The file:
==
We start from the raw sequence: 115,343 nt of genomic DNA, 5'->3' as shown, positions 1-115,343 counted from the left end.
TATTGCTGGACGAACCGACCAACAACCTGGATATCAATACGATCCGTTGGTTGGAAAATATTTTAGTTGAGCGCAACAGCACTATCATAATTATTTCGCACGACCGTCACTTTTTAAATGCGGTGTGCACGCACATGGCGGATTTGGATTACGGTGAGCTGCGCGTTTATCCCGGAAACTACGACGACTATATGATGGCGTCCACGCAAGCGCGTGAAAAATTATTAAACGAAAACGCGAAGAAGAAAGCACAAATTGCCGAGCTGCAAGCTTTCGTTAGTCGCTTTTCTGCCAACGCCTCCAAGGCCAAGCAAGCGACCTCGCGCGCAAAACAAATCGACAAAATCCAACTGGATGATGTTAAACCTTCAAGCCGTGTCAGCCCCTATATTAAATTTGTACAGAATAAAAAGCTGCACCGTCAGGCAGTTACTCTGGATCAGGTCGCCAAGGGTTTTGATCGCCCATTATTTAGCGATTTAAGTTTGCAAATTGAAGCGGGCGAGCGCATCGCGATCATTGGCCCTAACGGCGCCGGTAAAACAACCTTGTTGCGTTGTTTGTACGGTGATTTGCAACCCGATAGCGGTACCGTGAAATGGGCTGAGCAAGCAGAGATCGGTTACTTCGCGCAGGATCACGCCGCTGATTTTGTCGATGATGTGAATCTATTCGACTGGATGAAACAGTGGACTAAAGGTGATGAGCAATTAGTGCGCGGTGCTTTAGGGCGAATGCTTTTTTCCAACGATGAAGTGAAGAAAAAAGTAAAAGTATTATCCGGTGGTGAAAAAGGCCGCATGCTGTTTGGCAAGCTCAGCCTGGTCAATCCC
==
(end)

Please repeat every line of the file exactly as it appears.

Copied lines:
We start from the raw sequence: 115,343 nt of genomic DNA, 5'->3' as shown, positions 1-115,343 counted from the left end.
TATTGCTGGACGAACCGACCAACAACCTGGATATCAATACGATCCGTTGGTTGGAAAATATTTTAGTTGAGCGCAACAGCACTATCATAATTATTTCGCACGACCGTCACTTTTTAAATGCGGTGTGCACGCACATGGCGGATTTGGATTACGGTGAGCTGCGCGTTTATCCCGGAAACTACGACGACTATATGATGGCGTCCACGCAAGCGCGTGAAAAATTATTAAACGAAAACGCGAAGAAGAAAGCACAAATTGCCGAGCTGCAAGCTTTCGTTAGTCGCTTTTCTGCCAACGCCTCCAAGGCCAAGCAAGCGACCTCGCGCGCAAAACAAATCGACAAAATCCAACTGGATGATGTTAAACCTTCAAGCCGTGTCAGCCCCTATATTAAATTTGTACAGAATAAAAAGCTGCACCGTCAGGCAGTTACTCTGGATCAGGTCGCCAAGGGTTTTGATCGCCCATTATTTAGCGATTTAAGTTTGCAAATTGAAGCGGGCGAGCGCATCGCGATCATTGGCCCTAACGGCGCCGGTAAAACAACCTTGTTGCGTTGTTTGTACGGTGATTTGCAACCCGATAGCGGTACCGTGAAATGGGCTGAGCAAGCAGAGATCGGTTACTTCGCGCAGGATCACGCCGCTGATTTTGTCGATGATGTGAATCTATTCGACTGGATGAAACAGTGGACTAAAGGTGATGAGCAATTAGTGCGCGGTGCTTTAGGGCGAATGCTTTTTTCCAACGATGAAGTGAAGAAAAAAGTAAAAGTATTATCCGGTGGTGAAAAAGGCCGCATGCTGTTTGGCAAGCTCAGCCTGGTCAATCCC